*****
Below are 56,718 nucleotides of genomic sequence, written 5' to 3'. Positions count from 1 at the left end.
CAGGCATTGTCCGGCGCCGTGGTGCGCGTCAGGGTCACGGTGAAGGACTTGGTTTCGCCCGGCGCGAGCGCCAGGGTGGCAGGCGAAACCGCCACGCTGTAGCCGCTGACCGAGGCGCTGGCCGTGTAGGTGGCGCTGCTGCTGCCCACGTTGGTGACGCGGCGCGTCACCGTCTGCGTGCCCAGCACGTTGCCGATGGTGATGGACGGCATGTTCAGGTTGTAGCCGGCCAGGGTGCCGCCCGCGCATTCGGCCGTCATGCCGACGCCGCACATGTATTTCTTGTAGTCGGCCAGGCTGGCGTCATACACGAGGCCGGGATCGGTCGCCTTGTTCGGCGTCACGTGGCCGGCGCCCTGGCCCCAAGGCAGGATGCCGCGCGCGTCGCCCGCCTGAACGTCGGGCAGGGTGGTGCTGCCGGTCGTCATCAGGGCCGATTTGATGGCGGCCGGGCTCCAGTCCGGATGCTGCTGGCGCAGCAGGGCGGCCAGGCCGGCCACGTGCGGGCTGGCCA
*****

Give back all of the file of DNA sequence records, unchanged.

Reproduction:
Below are 56,718 nucleotides of genomic sequence, written 5' to 3'. Positions count from 1 at the left end.
CAGGCATTGTCCGGCGCCGTGGTGCGCGTCAGGGTCACGGTGAAGGACTTGGTTTCGCCCGGCGCGAGCGCCAGGGTGGCAGGCGAAACCGCCACGCTGTAGCCGCTGACCGAGGCGCTGGCCGTGTAGGTGGCGCTGCTGCTGCCCACGTTGGTGACGCGGCGCGTCACCGTCTGCGTGCCCAGCACGTTGCCGATGGTGATGGACGGCATGTTCAGGTTGTAGCCGGCCAGGGTGCCGCCCGCGCATTCGGCCGTCATGCCGACGCCGCACATGTATTTCTTGTAGTCGGCCAGGCTGGCGTCATACACGAGGCCGGGATCGGTCGCCTTGTTCGGCGTCACGTGGCCGGCGCCCTGGCCCCAAGGCAGGATGCCGCGCGCGTCGCCCGCCTGAACGTCGGGCAGGGTGGTGCTGCCGGTCGTCATCAGGGCCGATTTGATGGCGGCCGGGCTCCAGTCCGGATGCTGCTGGCGCAGCAGGGCGGCCAGGCCGGCCACGTGCGGGCTGGCCA